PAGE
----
the U.S. Endangered Species Program last year.
    Louisiana’s Breton National Wildlife Refuge is by
    itself home to 34,000 birds.
    Catching and cleaning oil-soaked birds
    oftentimes leads to fatal stress for the animals.
    Furthermore, forcing the birds to ingest coal
    solutions – or Pepto Bismol, as animal-rescue
    workers are doing along the Gulf Coast – in an
    attempt to prevent the poisonous effects of the oil,
    is ineffective, Gaus says. The birds will eventually
    perish anyway from kidney and liver damage.
    Gaus speaks from 20 years of experience, and
    she worked on the environmental cleanup of the
    Pallas, a cargo ship that spilled 90 tons of oil in the
    North Sea after running aground in October of
    1998. Around 13,000 birds drowned, froze or died
    due to stress as a result of that spill.
    Once covered in oil, a bird will use its bill and
    tongue to remove it from their feathers. Despite
    oil’s terrible taste and smell, a bird will still try and
    clean itself, because it can’t live without clean
    feathers that repel water and regulate its body
    temperature. “Their instinct to clean is greater than
    their instinct to hunt, and as long as their feathers
    are dirty with oil, they won’t eat,” Gaus says.
    But it’s the instinct of biologists, who often feel
    compelled to save the birds out of duty and ethical
    reasons, that will ultimately lead a bird to a worse death, say some. It would be better to let the birds
    die in peace, Gaus says, or kill them “quickly and
    Even dyed-in-the-wool preservationists from the
    World Wildlife Fund agree with Gaus. At the time
    of the 2002 Prestige oil spill off the coast of Spain, a
    spokesman from the organization said: “Birds that
    have been covered in oil and can still be caught, can
    no longer be helped.” The Prestige spill killed
    250,000 birds. Of the thousands that were cleaned,
    most died within a few days, and only 600 lived and
    were able to be released into the wild. According to
    a British study, the median lifespan of a bird that
    was cleaned and released was only seven days.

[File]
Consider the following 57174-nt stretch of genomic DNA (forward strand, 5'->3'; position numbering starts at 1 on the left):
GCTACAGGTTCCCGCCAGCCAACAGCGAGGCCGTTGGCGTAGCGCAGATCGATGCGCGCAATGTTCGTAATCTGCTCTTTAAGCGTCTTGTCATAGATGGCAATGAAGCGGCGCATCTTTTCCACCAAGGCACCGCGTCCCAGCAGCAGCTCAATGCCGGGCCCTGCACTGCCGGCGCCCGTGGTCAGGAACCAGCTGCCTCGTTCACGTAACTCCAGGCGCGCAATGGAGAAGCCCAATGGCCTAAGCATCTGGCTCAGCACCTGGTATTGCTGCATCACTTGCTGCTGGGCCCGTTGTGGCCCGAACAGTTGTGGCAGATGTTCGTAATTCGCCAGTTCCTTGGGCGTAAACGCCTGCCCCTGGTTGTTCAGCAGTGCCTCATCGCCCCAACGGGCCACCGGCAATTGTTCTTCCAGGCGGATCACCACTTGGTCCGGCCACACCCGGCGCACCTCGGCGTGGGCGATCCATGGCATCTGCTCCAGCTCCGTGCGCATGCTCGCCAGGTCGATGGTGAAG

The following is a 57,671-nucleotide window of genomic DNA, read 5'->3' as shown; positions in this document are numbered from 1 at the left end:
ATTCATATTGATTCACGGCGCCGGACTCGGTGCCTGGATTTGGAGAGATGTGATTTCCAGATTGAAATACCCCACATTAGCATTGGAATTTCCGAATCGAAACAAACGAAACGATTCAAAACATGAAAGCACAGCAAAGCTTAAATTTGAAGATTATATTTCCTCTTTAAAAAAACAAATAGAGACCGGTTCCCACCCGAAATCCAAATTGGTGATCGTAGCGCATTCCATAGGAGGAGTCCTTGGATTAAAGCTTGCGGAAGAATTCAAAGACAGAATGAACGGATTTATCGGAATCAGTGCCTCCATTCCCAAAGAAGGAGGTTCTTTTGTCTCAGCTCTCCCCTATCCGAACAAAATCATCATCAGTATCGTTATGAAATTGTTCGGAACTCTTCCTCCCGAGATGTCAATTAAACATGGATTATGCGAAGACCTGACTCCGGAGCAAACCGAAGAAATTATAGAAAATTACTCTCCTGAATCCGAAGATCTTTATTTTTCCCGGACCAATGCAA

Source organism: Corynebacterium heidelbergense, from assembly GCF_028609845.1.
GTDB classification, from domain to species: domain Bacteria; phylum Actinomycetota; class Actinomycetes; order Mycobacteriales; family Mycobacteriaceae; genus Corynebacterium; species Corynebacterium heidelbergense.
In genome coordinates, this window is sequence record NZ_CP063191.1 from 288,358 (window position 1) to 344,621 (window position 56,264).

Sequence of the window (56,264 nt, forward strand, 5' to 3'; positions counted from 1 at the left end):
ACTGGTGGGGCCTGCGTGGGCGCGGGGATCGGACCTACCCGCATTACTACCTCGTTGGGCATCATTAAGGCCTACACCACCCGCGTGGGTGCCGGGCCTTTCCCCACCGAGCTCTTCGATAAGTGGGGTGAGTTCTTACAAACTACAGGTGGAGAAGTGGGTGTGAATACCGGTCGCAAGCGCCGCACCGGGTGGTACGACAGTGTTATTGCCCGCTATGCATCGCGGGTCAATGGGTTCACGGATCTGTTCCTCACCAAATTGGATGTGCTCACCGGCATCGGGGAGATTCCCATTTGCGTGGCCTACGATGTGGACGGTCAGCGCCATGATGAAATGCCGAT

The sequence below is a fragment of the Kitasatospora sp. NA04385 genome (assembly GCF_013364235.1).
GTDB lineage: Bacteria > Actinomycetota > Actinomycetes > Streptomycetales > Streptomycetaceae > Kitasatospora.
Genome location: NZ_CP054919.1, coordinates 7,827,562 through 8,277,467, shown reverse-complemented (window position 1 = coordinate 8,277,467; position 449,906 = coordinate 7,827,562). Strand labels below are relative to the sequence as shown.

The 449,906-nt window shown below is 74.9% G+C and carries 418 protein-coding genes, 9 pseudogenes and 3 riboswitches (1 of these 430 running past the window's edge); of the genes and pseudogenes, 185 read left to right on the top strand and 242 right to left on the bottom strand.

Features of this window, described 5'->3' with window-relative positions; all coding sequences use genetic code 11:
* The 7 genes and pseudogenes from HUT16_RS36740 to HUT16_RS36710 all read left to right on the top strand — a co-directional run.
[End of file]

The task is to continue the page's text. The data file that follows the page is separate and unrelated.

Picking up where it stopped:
• 8 Carole // Jun 9, 2010 at 7:42 pm

    I’m impressed, Ben, with your efforts of trying to be part of the solution. I would be happy to donate for that part of it if BP accepts your offer.

  • 9 snoopy // Jun 9, 2010 at 9:13 pm

    BP will pay you for the soap!!! sell it to them! dont give it away for free.

  • 10 Jon // Jun 9, 2010 at 10:35 pm


    Pretty grim reality. Unfortunate, but true. Regardless, that won’t stop people from trying, because they don’t know what else to do.

    I think we should be looking at this oil disaster as a greater incentive to donate to and fund alternative fuel research. Tons of animals are going to die from this, regardless of the cleaning efforts. Until we lose our unquenchable thirst for oil, disasters like this will continue to destroy this world.

    Also, some reports came out that BP’s carelessness (bad orders, sent to the workers) and greed (time is money, no time for safety) is what caused the explosion. Way to go, BP.

  • 11 sharpei // Jun 10, 2010 at 4:37 pm

    Sounds like disaster profiteering to me.

  • 12 Brian // Jun 15, 2010 at 6:04 pm

    If one bird is saved from cleaning thousands of them, then it is 100% worth the effort. I don’t understand why it is acceptable in our society to say “kill, don’t clean.” We don’t just kill people because there is only a small chance that they will survive!

    Unfortunately, I’m betting that Dawn will fight against any other company helping, because they want to use this as a marketing ploy.

  • 13 acorniv // Jun 16, 2010 at 11:58 pm

    I love organics for nearly everything, However, research has proven Dawn to be by far the best think for this. I rehab and foster a range of species and only clean with Dawn.

    There is a protocol for dealing with shock. Hydrate, then, feed, and only then clean. I always give Bach Flower Renedies too. I swear by these and have never lost anything to shock.